In multi-color electrophotographic printing, it is necessary to convey a single sheet of support material repeatedly through a transfer station. This enables a plurality of toner powder images to be transferred, in su- V perimposed registration with one another, to the sheet of support material. Thus, a multi-color image may be created on the support material. In order to effect transfer, the sheet of support material on the transfer roll must be brought into contact with the toner powder image to electrostatically attract the toner powder image thereto. Both the potential applied to the transfer roll and the contact force between the photoconductive drum and transfer roll is critical to the efficient transfer of the developed toner powder image. Thus, various techniques are utilized for adjusting the pressure between the photoconductive drum and the transfer roll. By way of example, IBM Technical Disclosure Bulletin Volume 15, No. 12, page 3644, of May 1973, describes one such approach. As illustrated therein, a pressure roll is supported by a pair of movable yokes. The yokes move the pressure roll against an operating roll having a thin resilient layer. The yokes are supported by springs and a cam follower arrangement. Adjustment of the springs regulates the pressure applied between the operating roll and pressure roll. The foregoing technique is a trial and error approach requiring extensive mechanical adjustments until the requisite contact force between the photoconductive drum and transfer roll is obtained. Moreover, the cam assembly utilized to move the transfer roll from an operative position in contact with the photoconductive drum to an inoperative position spaced therefrom is periodic and is not sequenced to the machine timing.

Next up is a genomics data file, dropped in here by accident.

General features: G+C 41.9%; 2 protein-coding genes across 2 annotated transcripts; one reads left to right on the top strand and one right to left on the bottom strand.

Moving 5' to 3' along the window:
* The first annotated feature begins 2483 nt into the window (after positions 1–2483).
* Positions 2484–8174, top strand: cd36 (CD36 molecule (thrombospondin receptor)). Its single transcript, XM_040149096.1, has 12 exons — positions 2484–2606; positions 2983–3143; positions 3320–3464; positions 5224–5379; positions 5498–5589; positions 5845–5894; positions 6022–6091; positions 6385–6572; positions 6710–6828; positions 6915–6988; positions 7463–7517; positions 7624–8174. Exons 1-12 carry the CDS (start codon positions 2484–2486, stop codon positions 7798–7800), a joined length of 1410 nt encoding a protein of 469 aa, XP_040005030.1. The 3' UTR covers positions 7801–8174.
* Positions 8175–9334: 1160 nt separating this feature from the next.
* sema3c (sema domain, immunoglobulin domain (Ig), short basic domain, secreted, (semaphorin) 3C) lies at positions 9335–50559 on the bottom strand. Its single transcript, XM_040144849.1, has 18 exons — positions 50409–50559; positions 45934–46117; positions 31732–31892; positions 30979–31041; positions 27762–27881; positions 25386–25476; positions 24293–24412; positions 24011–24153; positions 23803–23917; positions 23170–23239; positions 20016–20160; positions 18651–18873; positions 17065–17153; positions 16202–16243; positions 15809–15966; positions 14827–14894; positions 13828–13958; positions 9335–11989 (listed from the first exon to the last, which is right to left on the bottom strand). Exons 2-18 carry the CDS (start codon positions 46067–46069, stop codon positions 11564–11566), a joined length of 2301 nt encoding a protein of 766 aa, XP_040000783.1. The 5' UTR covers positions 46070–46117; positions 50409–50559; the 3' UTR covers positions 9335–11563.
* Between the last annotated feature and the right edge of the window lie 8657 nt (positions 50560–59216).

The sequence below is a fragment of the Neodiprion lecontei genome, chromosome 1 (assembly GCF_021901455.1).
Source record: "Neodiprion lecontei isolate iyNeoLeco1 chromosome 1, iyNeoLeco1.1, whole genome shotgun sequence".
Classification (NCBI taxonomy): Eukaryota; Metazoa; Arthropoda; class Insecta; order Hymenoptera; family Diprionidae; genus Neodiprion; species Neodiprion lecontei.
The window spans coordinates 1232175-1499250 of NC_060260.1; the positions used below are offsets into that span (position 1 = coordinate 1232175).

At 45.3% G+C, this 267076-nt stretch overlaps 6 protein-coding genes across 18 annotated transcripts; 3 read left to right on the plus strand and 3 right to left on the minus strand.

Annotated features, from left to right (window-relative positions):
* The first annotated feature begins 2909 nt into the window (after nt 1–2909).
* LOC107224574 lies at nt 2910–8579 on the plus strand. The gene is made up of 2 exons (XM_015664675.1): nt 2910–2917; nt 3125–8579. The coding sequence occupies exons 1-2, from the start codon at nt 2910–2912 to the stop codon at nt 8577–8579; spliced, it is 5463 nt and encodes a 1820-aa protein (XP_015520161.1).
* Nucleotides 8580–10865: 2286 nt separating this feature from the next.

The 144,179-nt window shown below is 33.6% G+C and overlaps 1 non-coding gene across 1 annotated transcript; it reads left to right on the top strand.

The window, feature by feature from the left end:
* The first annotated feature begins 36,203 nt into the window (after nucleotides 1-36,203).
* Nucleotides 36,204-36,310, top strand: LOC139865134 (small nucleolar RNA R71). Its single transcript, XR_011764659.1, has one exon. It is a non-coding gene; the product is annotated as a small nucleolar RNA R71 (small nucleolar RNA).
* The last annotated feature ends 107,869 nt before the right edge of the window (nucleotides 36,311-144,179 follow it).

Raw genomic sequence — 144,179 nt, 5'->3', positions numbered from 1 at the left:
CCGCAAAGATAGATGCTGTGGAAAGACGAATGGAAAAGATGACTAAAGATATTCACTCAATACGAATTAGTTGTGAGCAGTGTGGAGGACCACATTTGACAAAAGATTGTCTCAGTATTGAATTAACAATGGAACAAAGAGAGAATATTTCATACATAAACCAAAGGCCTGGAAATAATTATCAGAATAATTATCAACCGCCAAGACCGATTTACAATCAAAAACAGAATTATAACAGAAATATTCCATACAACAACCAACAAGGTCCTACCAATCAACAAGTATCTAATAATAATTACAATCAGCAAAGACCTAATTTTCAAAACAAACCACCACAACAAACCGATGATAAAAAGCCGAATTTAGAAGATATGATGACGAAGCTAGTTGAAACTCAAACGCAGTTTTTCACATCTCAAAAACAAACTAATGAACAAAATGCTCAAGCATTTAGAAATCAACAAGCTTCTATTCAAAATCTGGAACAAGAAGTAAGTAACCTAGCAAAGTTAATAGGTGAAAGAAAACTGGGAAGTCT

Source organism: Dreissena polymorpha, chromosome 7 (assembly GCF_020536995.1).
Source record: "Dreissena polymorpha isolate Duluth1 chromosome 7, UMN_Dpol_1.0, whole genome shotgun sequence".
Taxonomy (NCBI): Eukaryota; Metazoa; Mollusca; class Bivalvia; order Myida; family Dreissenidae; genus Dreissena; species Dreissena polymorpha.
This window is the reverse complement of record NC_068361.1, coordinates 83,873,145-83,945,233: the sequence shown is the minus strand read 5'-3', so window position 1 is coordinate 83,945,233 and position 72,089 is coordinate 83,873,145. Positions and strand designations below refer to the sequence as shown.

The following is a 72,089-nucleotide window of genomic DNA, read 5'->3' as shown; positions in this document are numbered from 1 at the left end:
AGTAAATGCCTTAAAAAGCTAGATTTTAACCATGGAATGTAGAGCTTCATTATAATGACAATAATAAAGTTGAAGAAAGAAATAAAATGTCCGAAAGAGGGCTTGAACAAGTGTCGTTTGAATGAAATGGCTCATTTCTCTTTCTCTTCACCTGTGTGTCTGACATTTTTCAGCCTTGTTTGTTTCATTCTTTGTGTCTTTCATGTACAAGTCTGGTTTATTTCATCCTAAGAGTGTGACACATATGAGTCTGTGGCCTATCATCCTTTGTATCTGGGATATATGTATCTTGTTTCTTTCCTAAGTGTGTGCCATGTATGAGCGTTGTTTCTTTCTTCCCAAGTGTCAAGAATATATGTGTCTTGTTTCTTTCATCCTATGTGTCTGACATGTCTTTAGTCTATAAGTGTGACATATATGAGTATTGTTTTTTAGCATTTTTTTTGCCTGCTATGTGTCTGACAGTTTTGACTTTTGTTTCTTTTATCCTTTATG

Accordingly, it is the primary object of the present invention to improve the control mechanism utilized to regulate the pressure between the transfer roll and photoconductive drum employed in an electrophotographic printing machine.
SUMMARY OF THE INVENTION Briefly stated, and in accordance with the present invention, there is provided an apparatus for transferring a developed image of electrostatically charged particles from an image bearing member to a sheet of support material.
Pursuant to the present invention, there is provided means for supporting the sheet of support material. Means are also provided for generating a substantially constant potential difference between the supporting means and the image bearing member. Solenoid means move the supporting means from an inoperative position spaced from the image bearing member to an operative position in contact therewith. At contact, the potential difference between the supporting means and the image bearing member attracts the developed image of charged particles from the image bearing member to the sheet of support material secured to the supporting means. Controlling means adjust the contact force between the supporting means and image bearing member to obtain efficient transfer of the developed image of electrostatically charged particles.
BRIEF DESCRIPTION OF THE DRAWINGS Other objects and advantages of the present invention will become apparent upon reading the following detailed description and upon reference to the drawings, in which:
FIG. 1 is a schematic perspective view of an electrophotographic printing machine incorporating the features of the present invention therein; and
FIG. 2 is a schematic perspective view of the transfer apparatus employed in the FIG. 1 printing machine.
While the present invention will be described in connection with a preferred embodiment thereof, it will be understood that it is not intended to limit the invention to that embodiment. On the contrary, it is intended to cover all alternatives, modifications and equivalents as may be included within the spirit and scope of the invention as defined by the appended claims.